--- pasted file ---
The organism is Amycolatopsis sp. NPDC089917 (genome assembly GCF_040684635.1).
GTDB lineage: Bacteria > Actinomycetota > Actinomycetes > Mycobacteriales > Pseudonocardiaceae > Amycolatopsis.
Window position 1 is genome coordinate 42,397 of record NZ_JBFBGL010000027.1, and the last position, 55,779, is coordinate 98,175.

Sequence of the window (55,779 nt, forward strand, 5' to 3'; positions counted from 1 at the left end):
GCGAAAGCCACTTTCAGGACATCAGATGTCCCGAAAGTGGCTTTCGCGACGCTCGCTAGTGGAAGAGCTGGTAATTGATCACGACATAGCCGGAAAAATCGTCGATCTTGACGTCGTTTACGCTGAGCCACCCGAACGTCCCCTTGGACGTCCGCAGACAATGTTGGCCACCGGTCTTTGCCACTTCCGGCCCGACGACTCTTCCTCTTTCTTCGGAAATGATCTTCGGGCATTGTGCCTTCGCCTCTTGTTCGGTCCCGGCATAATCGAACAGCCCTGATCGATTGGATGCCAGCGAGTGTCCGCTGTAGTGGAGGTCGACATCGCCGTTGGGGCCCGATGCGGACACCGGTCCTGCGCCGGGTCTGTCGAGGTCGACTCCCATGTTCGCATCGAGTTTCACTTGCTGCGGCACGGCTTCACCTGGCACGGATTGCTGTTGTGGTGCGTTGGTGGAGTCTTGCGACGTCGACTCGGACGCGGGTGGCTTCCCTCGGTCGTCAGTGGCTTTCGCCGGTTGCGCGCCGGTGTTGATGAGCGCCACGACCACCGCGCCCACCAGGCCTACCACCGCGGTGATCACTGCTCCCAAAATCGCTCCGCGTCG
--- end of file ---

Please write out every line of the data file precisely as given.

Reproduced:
The organism is Amycolatopsis sp. NPDC089917 (genome assembly GCF_040684635.1).
GTDB lineage: Bacteria > Actinomycetota > Actinomycetes > Mycobacteriales > Pseudonocardiaceae > Amycolatopsis.
Window position 1 is genome coordinate 42,397 of record NZ_JBFBGL010000027.1, and the last position, 55,779, is coordinate 98,175.

Sequence of the window (55,779 nt, forward strand, 5' to 3'; positions counted from 1 at the left end):
GCGAAAGCCACTTTCAGGACATCAGATGTCCCGAAAGTGGCTTTCGCGACGCTCGCTAGTGGAAGAGCTGGTAATTGATCACGACATAGCCGGAAAAATCGTCGATCTTGACGTCGTTTACGCTGAGCCACCCGAACGTCCCCTTGGACGTCCGCAGACAATGTTGGCCACCGGTCTTTGCCACTTCCGGCCCGACGACTCTTCCTCTTTCTTCGGAAATGATCTTCGGGCATTGTGCCTTCGCCTCTTGTTCGGTCCCGGCATAATCGAACAGCCCTGATCGATTGGATGCCAGCGAGTGTCCGCTGTAGTGGAGGTCGACATCGCCGTTGGGGCCCGATGCGGACACCGGTCCTGCGCCGGGTCTGTCGAGGTCGACTCCCATGTTCGCATCGAGTTTCACTTGCTGCGGCACGGCTTCACCTGGCACGGATTGCTGTTGTGGTGCGTTGGTGGAGTCTTGCGACGTCGACTCGGACGCGGGTGGCTTCCCTCGGTCGTCAGTGGCTTTCGCCGGTTGCGCGCCGGTGTTGATGAGCGCCACGACCACCGCGCCCACCAGGCCTACCACCGCGGTGATCACTGCTCCCAAAATCGCTCCGCGTCG